Biopics about Japanese, South Korean and Chinese painters among other films.
The groundbreaking, seminal study edited by Ehrlich and Desser on Sino-Japanese paintings and film must be mentioned at the start (see bibliography). Donald Richie’s article from it on “Film and the Visual Arts in Japan” can serve as a brief introduction here where he writes that some sequences from the films of Mizoguchi can be “compared to those in handscrolls, Ichikawa’s, to woodblock prints and modern graphics, Kurosawa’s—in the later films—to classic byobu (standing screens)” see Richie in Ehrlich/Desser158. One concrete example provided is Mizoguchi’s The Loyal Ronin of the Genroku Era (1941-42) whose sequences are “known to have painterly originals” as in the conference sequence, “based on one of the scenes in the famous handscrolls illustrating The Tale of Genji” and shot “from such an angle that one is reminded of the unroofed chambers in the scrolls” see161, also for screen shot and scroll reproduction, and below for the shot and scroll (actually depicting Lady Murasaki’s death) respectively:
See also McIver’s case study of “the influence of a particular strand of Japanese art, ukiyo-e [woodblock printing/painting], and its eventual manifestation in the first Disney feature film, Snow White and the Seven Dwarfs” by way of a comparison between Japanese art – Hokusai – and cinema – Ozu and Kobyabashi (222-29).
Five Women around Utamaro (Japan 1946 by Kenji Mizoguchi with Minosuke Bandô as printmaker and painter of bijinga or paintings of ‘beautiful’ women Kitagawa UTAMARO 1753-1806). Thorough analyses of the film can be found in and by Dalle Vacche, “Film between Woodblock Printing and Tattooing” (Cinema and Painting 197—220) and by Dudley Andrew, “Ways of Seeing Japanese Prints and Films” (Ehrlich/Desser 217—240).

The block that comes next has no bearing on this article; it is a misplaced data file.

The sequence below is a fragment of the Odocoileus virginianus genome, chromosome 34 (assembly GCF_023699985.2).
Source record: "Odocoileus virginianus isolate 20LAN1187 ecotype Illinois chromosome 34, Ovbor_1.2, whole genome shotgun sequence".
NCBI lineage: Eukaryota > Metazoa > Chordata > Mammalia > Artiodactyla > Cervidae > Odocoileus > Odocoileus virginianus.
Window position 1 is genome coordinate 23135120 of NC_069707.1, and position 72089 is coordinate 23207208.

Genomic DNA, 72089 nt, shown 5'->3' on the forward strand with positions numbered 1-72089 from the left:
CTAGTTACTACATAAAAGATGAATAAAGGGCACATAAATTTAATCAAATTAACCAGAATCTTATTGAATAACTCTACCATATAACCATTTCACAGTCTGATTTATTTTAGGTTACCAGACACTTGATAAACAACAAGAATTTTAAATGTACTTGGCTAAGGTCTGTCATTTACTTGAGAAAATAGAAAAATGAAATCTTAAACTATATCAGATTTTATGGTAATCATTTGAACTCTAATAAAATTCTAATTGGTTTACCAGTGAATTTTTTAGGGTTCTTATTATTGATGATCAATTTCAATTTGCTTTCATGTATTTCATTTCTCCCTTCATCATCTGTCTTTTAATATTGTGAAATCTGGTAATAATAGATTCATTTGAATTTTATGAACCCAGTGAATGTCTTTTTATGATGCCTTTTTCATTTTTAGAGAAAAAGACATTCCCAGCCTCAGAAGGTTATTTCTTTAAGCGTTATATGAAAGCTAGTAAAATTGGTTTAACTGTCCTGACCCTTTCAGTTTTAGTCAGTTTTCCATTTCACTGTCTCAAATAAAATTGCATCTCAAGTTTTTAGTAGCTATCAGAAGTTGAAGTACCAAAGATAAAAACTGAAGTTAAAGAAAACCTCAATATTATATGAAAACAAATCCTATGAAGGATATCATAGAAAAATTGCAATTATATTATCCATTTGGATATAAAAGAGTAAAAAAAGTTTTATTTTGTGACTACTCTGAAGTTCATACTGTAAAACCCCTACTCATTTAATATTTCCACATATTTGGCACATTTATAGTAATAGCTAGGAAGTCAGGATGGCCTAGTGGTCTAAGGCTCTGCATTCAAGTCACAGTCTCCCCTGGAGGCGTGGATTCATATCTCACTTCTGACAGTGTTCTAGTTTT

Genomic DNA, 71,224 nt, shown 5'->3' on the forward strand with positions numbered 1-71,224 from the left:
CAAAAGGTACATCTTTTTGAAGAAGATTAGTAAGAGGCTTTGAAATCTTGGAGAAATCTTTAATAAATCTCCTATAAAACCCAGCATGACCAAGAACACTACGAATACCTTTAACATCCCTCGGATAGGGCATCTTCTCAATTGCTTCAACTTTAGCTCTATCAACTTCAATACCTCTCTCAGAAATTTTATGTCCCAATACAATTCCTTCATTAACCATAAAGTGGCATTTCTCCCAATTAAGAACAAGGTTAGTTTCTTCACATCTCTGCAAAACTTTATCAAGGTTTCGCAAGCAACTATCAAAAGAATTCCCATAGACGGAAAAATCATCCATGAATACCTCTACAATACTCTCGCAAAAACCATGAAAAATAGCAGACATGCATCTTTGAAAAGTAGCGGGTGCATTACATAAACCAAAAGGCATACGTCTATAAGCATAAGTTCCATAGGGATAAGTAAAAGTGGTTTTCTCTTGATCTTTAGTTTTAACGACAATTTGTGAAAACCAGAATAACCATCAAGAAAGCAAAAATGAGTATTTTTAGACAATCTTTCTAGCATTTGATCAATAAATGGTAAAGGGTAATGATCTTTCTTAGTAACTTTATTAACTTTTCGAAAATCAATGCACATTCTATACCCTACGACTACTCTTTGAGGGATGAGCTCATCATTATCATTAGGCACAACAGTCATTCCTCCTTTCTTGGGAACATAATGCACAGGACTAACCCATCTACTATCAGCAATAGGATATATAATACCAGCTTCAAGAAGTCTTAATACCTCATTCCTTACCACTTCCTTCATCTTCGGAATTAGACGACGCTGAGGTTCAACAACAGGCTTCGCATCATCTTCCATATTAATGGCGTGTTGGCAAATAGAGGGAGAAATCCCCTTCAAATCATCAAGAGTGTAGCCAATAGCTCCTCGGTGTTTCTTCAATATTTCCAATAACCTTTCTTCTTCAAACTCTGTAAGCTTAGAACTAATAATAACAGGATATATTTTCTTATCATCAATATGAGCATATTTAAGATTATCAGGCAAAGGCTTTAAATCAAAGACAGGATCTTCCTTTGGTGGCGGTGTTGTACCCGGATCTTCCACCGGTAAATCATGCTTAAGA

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Kwaidan (Japan 1964 by Masaki Kobayashi)
Kobayashi’s first colour film was inspired by four traditional ghost stories retold by the Irish-Greek-American journalist Lafcadio Hearn (1850-1904): “The Black Hair,” “The Woman of the Snow,” “Hoichi the Earless” and “In a Cup of Tea.” In the third one the ghosts of a famous battle force a young blind Buddhist monk to continually retell their story as they meet each night in an abandoned graveyard. Here “Kobayashi refers directly to scroll painting descriptions of the decisive Minamoto and Taira battle at Dan no Ura in 1185 and counterposes these images with a stylized theatrical reenactment.” Kwaidan in any case very often makes use “of the bird’s-eye and the omniscient … floating perspectives associated with traditional Japanese art” see Cynthia Contreras in Ehrlich/Desser 246. The director was an East Asian art student, which can be seen in the film’s set design (all the sets are hand painted) and use of colours in particular. For three screen shots from the battle sequence see
and for the paintings see
Yumeji (夢二, Japan 1991 by Seijun Suzuki with former rock star Kenji Sawada as the poet-painter Takehisa YUMEJI 1884-1934).